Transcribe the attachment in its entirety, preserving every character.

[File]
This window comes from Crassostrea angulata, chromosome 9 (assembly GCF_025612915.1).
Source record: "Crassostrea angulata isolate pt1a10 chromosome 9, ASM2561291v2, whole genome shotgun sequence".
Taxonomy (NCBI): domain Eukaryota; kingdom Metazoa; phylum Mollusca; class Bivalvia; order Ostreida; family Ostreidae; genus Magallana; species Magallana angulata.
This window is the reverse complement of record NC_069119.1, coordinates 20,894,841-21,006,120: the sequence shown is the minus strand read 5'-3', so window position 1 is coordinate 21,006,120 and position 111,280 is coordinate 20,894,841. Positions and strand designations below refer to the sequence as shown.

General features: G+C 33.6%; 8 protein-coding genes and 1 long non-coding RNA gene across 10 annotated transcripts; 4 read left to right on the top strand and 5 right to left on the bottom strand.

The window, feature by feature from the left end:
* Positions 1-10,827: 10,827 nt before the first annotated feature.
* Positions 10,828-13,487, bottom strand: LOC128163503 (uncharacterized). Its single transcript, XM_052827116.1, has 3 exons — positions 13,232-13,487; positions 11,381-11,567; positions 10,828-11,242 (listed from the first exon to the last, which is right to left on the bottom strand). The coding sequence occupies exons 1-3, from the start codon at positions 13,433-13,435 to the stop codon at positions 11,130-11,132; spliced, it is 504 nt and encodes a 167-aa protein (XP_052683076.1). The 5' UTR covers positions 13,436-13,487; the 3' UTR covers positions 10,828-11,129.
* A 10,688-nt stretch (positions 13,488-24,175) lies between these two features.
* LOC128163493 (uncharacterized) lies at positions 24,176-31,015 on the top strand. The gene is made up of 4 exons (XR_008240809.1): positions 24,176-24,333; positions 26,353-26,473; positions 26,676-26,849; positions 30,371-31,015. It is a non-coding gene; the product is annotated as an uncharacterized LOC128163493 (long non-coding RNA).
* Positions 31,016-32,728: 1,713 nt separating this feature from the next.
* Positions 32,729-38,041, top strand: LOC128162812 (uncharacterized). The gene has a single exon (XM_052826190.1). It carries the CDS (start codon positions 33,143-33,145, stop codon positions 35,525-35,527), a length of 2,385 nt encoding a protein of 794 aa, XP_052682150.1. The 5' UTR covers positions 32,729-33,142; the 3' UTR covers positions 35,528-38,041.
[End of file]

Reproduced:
This window comes from Crassostrea angulata, chromosome 9 (assembly GCF_025612915.1).
Source record: "Crassostrea angulata isolate pt1a10 chromosome 9, ASM2561291v2, whole genome shotgun sequence".
Taxonomy (NCBI): domain Eukaryota; kingdom Metazoa; phylum Mollusca; class Bivalvia; order Ostreida; family Ostreidae; genus Magallana; species Magallana angulata.
This window is the reverse complement of record NC_069119.1, coordinates 20,894,841-21,006,120: the sequence shown is the minus strand read 5'-3', so window position 1 is coordinate 21,006,120 and position 111,280 is coordinate 20,894,841. Positions and strand designations below refer to the sequence as shown.

General features: G+C 33.6%; 8 protein-coding genes and 1 long non-coding RNA gene across 10 annotated transcripts; 4 read left to right on the top strand and 5 right to left on the bottom strand.

The window, feature by feature from the left end:
* Positions 1-10,827: 10,827 nt before the first annotated feature.
* Positions 10,828-13,487, bottom strand: LOC128163503 (uncharacterized). Its single transcript, XM_052827116.1, has 3 exons — positions 13,232-13,487; positions 11,381-11,567; positions 10,828-11,242 (listed from the first exon to the last, which is right to left on the bottom strand). The coding sequence occupies exons 1-3, from the start codon at positions 13,433-13,435 to the stop codon at positions 11,130-11,132; spliced, it is 504 nt and encodes a 167-aa protein (XP_052683076.1). The 5' UTR covers positions 13,436-13,487; the 3' UTR covers positions 10,828-11,129.
* A 10,688-nt stretch (positions 13,488-24,175) lies between these two features.
* LOC128163493 (uncharacterized) lies at positions 24,176-31,015 on the top strand. The gene is made up of 4 exons (XR_008240809.1): positions 24,176-24,333; positions 26,353-26,473; positions 26,676-26,849; positions 30,371-31,015. It is a non-coding gene; the product is annotated as an uncharacterized LOC128163493 (long non-coding RNA).
* Positions 31,016-32,728: 1,713 nt separating this feature from the next.
* Positions 32,729-38,041, top strand: LOC128162812 (uncharacterized). The gene has a single exon (XM_052826190.1). It carries the CDS (start codon positions 33,143-33,145, stop codon positions 35,525-35,527), a length of 2,385 nt encoding a protein of 794 aa, XP_052682150.1. The 5' UTR covers positions 32,729-33,142; the 3' UTR covers positions 35,528-38,041.